});
});

driver.save(function() {
  localDevice.save(callback);
});
*/

var deviceCallback = function(err, device) {
  if(err) {
    console.log(err);
  }
  switch(device.__t) {
    case 'LocalDevice':
      console.log('Would create a local device instance passing populated result');
      break;
    case 'RemoteDevice':
      console.log('Would create a remote device instance passing populated result');
      break;
  }
};

Device
.findOne({name: 'myLocalDevice'})
.populate('driver')
.exec(deviceCallback);

The LocalDevice and RemoteDevice schemas could (and probably would) include other differences.. The switch would for example use a DeviceFactory or something to create the instances. My thinking was it should be possible to search the devices table for a device by 'name' and populate the collection references (if this is the correct terminology?) without having to specify the collection to search in - this was my understanding of the point of schema inheritance - or have I completely misunderstood?

Thanks for replies so far!

share|improve this question
    
Did either of these answers solve your problem? Did you find another solution? –  Patrick M Apr 11 '14 at 4:15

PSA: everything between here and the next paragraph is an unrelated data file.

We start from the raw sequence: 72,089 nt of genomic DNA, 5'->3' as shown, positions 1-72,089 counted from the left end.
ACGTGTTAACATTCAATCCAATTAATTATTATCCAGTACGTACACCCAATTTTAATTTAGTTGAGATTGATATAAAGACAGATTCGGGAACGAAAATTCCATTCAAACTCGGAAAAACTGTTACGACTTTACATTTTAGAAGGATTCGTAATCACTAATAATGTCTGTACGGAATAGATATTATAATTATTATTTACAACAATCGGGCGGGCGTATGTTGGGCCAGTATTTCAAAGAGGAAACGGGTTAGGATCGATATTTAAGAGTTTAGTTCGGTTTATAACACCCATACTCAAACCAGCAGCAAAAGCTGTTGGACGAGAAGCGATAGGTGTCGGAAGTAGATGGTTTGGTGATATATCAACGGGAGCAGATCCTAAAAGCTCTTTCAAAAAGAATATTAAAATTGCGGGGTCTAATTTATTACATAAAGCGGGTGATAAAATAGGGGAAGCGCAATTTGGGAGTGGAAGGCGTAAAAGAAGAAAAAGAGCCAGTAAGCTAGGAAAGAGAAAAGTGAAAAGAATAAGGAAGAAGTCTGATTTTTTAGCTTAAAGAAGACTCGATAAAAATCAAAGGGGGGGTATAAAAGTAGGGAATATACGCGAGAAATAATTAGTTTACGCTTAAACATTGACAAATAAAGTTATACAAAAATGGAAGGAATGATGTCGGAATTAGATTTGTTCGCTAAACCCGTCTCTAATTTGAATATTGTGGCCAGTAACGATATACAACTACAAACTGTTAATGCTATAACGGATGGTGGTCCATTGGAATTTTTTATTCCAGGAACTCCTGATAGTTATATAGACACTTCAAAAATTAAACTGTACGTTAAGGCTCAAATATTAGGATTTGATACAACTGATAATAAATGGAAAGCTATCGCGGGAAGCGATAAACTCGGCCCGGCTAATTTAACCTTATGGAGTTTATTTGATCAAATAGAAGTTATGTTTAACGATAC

They didn't solve the problem unfortunately, it still seems like a shortcoming of mongoose - perhaps it will be addressed in future releases. I haven't found another solution but haven't really looked at it since. –  gratz Apr 11 '14 at 7:35

2 Answers 2

You are looking for a Boss, not a Person:

Boss
.findOne({
  name: 'Billy'
})
.populate('bossStatus')
.exec(callback);
share|improve this answer
    
I was actually running them separately so I would first do the saving/adding of the documents to the collections. Then later, commenting out the saves and uncommenting the find query. I tried your suggestion just in case but the result is still null. I found another similar issue on here where the OP was using the schema-extend plugin but not sure how this can be applied to this example - stackoverflow.com/questions/18218080/… –  gratz Dec 6 '13 at 18:58
    
I fixed it, it works now –  regretoverflow Dec 6 '13 at 19:55

Looks like a bug. With debugging active, this is what's being shown for the population query: